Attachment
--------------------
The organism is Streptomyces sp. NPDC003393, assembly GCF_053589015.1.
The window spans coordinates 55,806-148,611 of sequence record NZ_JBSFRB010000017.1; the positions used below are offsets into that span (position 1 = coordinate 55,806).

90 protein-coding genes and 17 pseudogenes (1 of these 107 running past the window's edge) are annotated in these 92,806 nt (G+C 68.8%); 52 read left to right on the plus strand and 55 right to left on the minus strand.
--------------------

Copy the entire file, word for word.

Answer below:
The organism is Streptomyces sp. NPDC003393, assembly GCF_053589015.1.
The window spans coordinates 55,806-148,611 of sequence record NZ_JBSFRB010000017.1; the positions used below are offsets into that span (position 1 = coordinate 55,806).

90 protein-coding genes and 17 pseudogenes (1 of these 107 running past the window's edge) are annotated in these 92,806 nt (G+C 68.8%); 52 read left to right on the plus strand and 55 right to left on the minus strand.